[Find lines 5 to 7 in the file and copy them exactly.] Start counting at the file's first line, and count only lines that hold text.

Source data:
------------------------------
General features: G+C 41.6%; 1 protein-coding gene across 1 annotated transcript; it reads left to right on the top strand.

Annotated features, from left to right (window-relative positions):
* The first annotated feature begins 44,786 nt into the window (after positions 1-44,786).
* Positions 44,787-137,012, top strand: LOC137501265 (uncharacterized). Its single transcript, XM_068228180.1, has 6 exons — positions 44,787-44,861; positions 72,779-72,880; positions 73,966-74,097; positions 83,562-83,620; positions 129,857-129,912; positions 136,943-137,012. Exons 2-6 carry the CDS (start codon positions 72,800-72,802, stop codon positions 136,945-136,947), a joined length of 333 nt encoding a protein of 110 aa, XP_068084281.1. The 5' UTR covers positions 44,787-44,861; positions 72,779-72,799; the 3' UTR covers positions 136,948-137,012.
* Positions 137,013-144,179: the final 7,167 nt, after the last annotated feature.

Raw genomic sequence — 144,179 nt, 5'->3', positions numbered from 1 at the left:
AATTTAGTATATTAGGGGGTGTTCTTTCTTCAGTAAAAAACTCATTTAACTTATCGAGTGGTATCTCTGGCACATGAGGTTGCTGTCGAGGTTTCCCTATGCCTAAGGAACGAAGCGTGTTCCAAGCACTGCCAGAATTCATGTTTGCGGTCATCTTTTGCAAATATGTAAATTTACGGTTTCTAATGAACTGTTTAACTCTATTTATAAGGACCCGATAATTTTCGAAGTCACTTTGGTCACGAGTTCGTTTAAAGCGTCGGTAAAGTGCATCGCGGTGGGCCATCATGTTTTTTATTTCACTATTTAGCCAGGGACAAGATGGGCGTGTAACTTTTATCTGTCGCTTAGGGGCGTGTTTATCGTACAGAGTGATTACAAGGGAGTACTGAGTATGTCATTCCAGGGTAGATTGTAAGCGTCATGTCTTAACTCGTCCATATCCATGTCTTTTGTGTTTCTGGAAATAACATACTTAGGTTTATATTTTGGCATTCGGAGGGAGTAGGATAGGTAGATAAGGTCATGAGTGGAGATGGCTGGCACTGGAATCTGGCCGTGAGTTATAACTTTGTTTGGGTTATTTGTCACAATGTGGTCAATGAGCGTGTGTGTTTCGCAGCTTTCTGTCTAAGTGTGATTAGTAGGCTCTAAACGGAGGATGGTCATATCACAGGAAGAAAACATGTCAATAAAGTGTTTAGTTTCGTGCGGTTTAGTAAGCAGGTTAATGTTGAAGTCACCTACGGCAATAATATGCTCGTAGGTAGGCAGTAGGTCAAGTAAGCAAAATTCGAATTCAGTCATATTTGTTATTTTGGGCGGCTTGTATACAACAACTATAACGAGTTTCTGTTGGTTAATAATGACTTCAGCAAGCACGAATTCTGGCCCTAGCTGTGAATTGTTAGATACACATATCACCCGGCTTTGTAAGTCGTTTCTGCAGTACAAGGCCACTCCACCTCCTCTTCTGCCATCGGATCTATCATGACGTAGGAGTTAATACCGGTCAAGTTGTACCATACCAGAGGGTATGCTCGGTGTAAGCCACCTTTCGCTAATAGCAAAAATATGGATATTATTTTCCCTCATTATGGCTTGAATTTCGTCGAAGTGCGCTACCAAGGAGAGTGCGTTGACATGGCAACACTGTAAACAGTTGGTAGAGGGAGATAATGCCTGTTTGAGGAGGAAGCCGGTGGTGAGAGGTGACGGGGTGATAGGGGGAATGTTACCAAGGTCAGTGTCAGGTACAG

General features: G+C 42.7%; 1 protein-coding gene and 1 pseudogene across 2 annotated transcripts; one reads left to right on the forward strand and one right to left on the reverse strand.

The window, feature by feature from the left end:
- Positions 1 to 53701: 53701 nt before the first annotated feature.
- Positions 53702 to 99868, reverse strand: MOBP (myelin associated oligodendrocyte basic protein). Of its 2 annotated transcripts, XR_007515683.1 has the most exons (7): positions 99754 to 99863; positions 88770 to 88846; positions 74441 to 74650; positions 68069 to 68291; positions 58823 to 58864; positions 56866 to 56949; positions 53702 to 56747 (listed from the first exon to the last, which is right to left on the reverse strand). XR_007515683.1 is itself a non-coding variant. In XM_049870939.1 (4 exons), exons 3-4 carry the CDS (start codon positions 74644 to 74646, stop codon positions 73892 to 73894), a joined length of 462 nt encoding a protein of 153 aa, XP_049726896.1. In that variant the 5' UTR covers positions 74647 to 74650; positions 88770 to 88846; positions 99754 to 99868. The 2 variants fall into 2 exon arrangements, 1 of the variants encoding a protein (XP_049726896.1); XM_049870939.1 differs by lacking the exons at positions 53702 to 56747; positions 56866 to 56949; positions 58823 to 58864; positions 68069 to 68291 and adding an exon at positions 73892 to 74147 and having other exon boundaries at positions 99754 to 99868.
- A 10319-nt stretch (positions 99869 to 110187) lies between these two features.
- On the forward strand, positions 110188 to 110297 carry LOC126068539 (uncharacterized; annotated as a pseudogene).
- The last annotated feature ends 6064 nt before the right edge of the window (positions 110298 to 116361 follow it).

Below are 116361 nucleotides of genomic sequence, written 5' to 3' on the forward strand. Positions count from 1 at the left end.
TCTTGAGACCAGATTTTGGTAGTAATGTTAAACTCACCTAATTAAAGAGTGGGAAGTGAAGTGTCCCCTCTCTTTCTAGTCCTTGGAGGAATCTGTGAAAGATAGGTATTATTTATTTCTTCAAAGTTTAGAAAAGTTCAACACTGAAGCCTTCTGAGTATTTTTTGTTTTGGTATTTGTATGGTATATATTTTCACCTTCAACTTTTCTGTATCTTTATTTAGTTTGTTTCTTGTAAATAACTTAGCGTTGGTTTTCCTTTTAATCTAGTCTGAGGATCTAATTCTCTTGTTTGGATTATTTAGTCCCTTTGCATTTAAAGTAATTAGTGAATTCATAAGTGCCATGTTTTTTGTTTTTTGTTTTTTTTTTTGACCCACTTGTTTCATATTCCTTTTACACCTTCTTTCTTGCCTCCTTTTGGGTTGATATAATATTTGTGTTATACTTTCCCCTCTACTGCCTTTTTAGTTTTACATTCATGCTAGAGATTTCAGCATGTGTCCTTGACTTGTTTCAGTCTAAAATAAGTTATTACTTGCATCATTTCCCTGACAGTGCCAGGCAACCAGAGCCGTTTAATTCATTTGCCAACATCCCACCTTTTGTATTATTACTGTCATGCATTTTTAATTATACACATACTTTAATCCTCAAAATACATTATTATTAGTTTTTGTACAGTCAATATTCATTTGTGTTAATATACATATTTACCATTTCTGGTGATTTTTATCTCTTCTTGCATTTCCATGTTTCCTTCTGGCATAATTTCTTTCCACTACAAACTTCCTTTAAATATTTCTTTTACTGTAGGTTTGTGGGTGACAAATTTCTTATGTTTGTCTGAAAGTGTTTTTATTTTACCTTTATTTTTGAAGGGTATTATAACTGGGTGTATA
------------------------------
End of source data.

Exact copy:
* Positions 137,013-144,179: the final 7,167 nt, after the last annotated feature.

Raw genomic sequence — 144,179 nt, 5'->3', positions numbered from 1 at the left:
AATTTAGTATATTAGGGGGTGTTCTTTCTTCAGTAAAAAACTCATTTAACTTATCGAGTGGTATCTCTGGCACATGAGGTTGCTGTCGAGGTTTCCCTATGCCTAAGGAACGAAGCGTGTTCCAAGCACTGCCAGAATTCATGTTTGCGGTCATCTTTTGCAAATATGTAAATTTACGGTTTCTAATGAACTGTTTAACTCTATTTATAAGGACCCGATAATTTTCGAAGTCACTTTGGTCACGAGTTCGTTTAAAGCGTCGGTAAAGTGCATCGCGGTGGGCCATCATGTTTTTTATTTCACTATTTAGCCAGGGACAAGATGGGCGTGTAACTTTTATCTGTCGCTTAGGGGCGTGTTTATCGTACAGAGTGATTACAAGGGAGTACTGAGTATGTCATTCCAGGGTAGATTGTAAGCGTCATGTCTTAACTCGTCCATATCCATGTCTTTTGTGTTTCTGGAAATAACATACTTAGGTTTATATTTTGGCATTCGGAGGGAGTAGGATAGGTAGATAAGGTCATGAGTGGAGATGGCTGGCACTGGAATCTGGCCGTGAGTTATAACTTTGTTTGGGTTATTTGTCACAATGTGGTCAATGAGCGTGTGTGTTTCGCAGCTTTCTGTCTAAGTGTGATTAGTAGGCTCTAAACGGAGGATGGTCATATCACAGGAAGAAAACATGTCAATAAAGTGTTTAGTTTCGTGCGGTTTAGTAAGCAGGTTAATGTTGAAGTCACCTACGGCAATAATATGCTCGTAGGTAGGCAGTAGGTCAAGTAAGCAAAATTCGAATTCAGTCATATTTGTTATTTTGGGCGGCTTGTATACAACAACTATAACGAGTTTCTGTTGGTTAATAATGACTTCAGCAAGCACGAATTCTGGCCCTAGCTGTGAATTGTTAGATACACATATCACCCGGCTTTGTAAGTCGTTTCTGCAGTACAAGGCCACTCCACCTCCTCTTCTGCCATCGGATCTATCATGACGTAGGAGTTAATACCGGTCAAGTTGTACCATACCAGAGGGTATGCTCGGTGTAAGCCACCTTTCGCTAATAGCAAAAATATGGATATTATTTTCCCTCATTATGGCTTGAATTTCGTCGAAGTGCGCTACCAAGGAGAGTGCGTTGACATGGCAACACTGTAAACAGTTGGTAGAGGGAGATAATGCCTGTTTGAGGAGGAAGCCGGTGGTGAGAGGTGACGGGGTGATAGGGGGAATGTTACCAAGGTCAGTGTCAGGTACAG